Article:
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# Why fewer decks at Blackjack are better, and when they're not

13 February 2007

Most blackjack buffs have heard that the fewer the decks from which cards are dealt, the better the shot for players. So, all else being equal, single decks offer the best possible games.

It's true. Some people think only card counters benefit. Those who go this extra step do profit more than others. However, all players get a reduced edge, even folks who flout Basic Strategy. This, owing to changes in the proportions of cards in shoes of various sizes as play progresses, and the resulting effects on blackjacks, doubles, splits, and dealers' chances of busting.

As an example, fewer decks offer greater prospects of being dealt a blackjack. But solid citizens often wonder why it's easier to get blackjacks in decks with four aces than in shoes with 32. And also, since dealers are just as apt to get blackjacks as players, why the impact isn't a wash. The resolution of both puzzles is buried in the probabilities. To understand the phenomenon, you have to recognize that the chance of a blackjack is that of drawing an ace then a 10 plus that of a 10 then an ace.

Here are the figures for a single deck, assuming no knowledge of any cards previously withdrawn from a shoe. Chances are four out of 52 for the initial ace and 16 out of the remaining 51 for the 10. Similarly, chances are 16 out of 52 for the initial 10 and four out of the remaining 51 for the ace. Expressing the values in fractions gives (4/52)x(16/51) + (16/52)x(4/51). Run this on your grade-schooler's Kray supercomputer if you want to verify that it equals 4.82 percent. That's one out of every 20.72 hands.

To get the values for eight decks, note that a pristine shoe this size has 32 aces, 128 10s, and 416 total cards. So the chances are 32 out of 416 for an initial ace and 128 out of the remaining 415 for the complementary 10, plus 128 out of 416 for an initial 10 and 32 out of 415 for the ace. This is (32/416)x(128/415) + (128/416)x(32/415), which is 4.74 percent or once in 21.07 hands.

Now, think about why the edge is reduced by a greater likelihood of blackjacks even though dealers are as liable to get them as players. Dealers with winning blackjacks collect whatever is bet, say \$10. Players with winning blackjacks receive half again the amount bet, \$15 for \$10 wagered. That extra 50 percent is the excess a blackjack is worth to a player relative to a dealer.

Applying the 50 percent to the expected rate at which players expect to receive blackjacks yields the reduction in the edge the house would otherwise have. With one deck, this is half of 4.82 or 2.41 percent. With eight decks, it's half of 4.74 or 2.37 percent. The difference is 0.04 percent.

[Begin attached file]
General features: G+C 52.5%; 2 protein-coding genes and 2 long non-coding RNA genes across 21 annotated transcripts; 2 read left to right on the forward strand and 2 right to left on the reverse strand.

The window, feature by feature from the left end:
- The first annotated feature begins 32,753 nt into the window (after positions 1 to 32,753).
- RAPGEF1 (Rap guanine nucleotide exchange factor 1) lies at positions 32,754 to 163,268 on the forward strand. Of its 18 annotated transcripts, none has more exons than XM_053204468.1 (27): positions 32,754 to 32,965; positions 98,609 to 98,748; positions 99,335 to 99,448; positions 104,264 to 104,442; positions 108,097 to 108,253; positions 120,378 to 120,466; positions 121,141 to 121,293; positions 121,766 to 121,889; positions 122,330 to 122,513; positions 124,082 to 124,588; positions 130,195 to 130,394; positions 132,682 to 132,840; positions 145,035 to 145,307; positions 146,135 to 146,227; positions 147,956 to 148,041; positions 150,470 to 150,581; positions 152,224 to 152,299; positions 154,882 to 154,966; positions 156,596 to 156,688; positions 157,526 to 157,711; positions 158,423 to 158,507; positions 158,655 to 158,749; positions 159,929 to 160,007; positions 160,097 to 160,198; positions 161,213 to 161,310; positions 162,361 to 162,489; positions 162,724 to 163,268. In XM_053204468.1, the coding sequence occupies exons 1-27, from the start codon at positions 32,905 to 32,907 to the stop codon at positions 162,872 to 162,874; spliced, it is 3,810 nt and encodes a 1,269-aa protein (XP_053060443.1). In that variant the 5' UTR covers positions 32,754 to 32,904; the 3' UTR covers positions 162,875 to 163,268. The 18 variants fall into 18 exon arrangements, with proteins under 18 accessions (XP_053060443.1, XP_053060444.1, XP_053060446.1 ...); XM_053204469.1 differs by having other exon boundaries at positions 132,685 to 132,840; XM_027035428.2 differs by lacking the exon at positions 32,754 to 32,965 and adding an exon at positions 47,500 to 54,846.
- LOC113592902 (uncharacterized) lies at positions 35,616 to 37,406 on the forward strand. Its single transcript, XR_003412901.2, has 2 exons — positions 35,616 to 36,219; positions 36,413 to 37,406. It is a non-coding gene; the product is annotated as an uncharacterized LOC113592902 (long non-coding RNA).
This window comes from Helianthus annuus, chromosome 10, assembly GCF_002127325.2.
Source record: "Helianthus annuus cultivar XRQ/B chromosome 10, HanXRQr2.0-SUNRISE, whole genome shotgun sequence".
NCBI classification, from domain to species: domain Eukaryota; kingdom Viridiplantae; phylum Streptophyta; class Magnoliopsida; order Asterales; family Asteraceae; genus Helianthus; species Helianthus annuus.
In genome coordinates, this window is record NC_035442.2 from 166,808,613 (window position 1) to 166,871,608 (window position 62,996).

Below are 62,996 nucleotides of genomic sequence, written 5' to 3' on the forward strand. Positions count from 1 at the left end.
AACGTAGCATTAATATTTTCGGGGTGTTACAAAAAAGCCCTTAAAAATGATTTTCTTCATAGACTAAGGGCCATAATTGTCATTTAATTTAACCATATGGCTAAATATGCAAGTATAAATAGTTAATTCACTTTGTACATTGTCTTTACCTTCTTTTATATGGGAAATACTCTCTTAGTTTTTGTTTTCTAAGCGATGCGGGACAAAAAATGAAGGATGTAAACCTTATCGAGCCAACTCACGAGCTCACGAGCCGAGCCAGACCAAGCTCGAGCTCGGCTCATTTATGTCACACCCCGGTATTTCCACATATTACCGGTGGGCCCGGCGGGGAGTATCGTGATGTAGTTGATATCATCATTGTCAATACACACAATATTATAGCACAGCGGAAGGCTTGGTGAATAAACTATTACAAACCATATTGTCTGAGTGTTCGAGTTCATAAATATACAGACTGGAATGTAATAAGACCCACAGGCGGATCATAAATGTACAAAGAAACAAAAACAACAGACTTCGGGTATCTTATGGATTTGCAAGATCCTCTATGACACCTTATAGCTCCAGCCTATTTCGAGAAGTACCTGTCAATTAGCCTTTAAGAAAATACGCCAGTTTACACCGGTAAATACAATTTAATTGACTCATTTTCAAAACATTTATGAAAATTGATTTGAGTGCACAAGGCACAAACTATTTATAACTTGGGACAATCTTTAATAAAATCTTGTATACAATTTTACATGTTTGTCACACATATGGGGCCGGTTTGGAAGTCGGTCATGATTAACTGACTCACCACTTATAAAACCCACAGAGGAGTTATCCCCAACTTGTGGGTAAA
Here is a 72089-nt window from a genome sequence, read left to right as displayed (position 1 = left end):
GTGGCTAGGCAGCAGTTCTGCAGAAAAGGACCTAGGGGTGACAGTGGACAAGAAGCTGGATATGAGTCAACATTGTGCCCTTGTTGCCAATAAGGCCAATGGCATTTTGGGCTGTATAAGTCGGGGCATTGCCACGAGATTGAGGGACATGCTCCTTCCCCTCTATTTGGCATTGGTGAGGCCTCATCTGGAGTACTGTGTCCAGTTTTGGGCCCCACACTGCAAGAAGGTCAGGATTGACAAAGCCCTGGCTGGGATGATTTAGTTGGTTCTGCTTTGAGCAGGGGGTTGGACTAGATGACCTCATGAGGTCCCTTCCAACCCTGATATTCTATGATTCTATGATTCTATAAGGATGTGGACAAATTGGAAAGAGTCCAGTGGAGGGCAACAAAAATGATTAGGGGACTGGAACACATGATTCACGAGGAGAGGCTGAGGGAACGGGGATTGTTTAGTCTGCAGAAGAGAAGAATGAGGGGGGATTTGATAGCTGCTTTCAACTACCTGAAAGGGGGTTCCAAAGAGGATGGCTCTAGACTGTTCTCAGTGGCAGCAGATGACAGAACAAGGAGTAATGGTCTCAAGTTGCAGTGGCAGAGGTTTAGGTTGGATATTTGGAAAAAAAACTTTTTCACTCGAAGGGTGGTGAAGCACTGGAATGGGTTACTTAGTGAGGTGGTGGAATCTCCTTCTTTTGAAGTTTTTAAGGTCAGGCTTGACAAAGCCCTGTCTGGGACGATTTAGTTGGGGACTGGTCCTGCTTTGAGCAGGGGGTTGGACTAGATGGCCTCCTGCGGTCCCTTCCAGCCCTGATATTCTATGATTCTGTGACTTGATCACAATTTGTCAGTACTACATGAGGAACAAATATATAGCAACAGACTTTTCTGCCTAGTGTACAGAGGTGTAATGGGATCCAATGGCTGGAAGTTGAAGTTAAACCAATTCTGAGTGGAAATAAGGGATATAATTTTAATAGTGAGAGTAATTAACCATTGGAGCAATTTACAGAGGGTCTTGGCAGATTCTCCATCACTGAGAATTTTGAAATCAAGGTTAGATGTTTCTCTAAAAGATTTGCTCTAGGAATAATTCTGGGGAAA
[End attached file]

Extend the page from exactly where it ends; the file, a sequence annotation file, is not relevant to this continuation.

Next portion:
The nominal edge for a player who adheres to perfect Basic Strategy in eight-deck blackjack is about 0.4 percent. The increased likelihood of blackjacks with a single deck trims 0.04 percent from this amount. It represents a 10 percent discount.

The effects of changes in probabilities resulting from different numbers of decks are even stronger with respect to doubling down. When everything is combined, rules that give the house 0.4 percent advantage with eight decks yield a no-edge game with one deck. Which is why you don't see one-deck games any more.

Except, of course, when the casinos slip in a rule change. For instance, disallowing doubles after splits, requiring dealers to hit soft 17s, or paying only 6-to-5 for winning blackjacks.

The 6-to-5 payoff is especially insidious because it's a 20 instead of a 50 percent bonus for players. Here's the penalty in a one-deck game. A 3-to-2 blackjack shaves edge by (0.5)x(4.74) or 2.37 percent. At 6-to-5, the reduction would be (0.2)x(4.74) or 0.95 percent. Instead of the one-deck having zero edge, players face (2.37 - 0.95) or 1.42 percent. What of the bettors at one-deck 6-to-5 tables who think they know something the bosses would rather obfuscate? They've obviously overlooked this observation from the obstreperous odester, Sumner A Ingmark:

When vital factors are ignored,
A gambler's ox is quickly gored.

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Best of Alan Krigman
Alan Krigman

Alan Krigman was a weekly syndicated newspaper gaming columnist and Editor & Publisher of Winning Ways, a monthly newsletter for casino aficionados. His columns focused on gambling probability and statistics. He passed away in October, 2013.
Alan Krigman
Alan Krigman was a weekly syndicated newspaper gaming columnist and Editor & Publisher of Winning Ways, a monthly newsletter for casino aficionados. His columns focused on gambling probability and statistics. He passed away in October, 2013.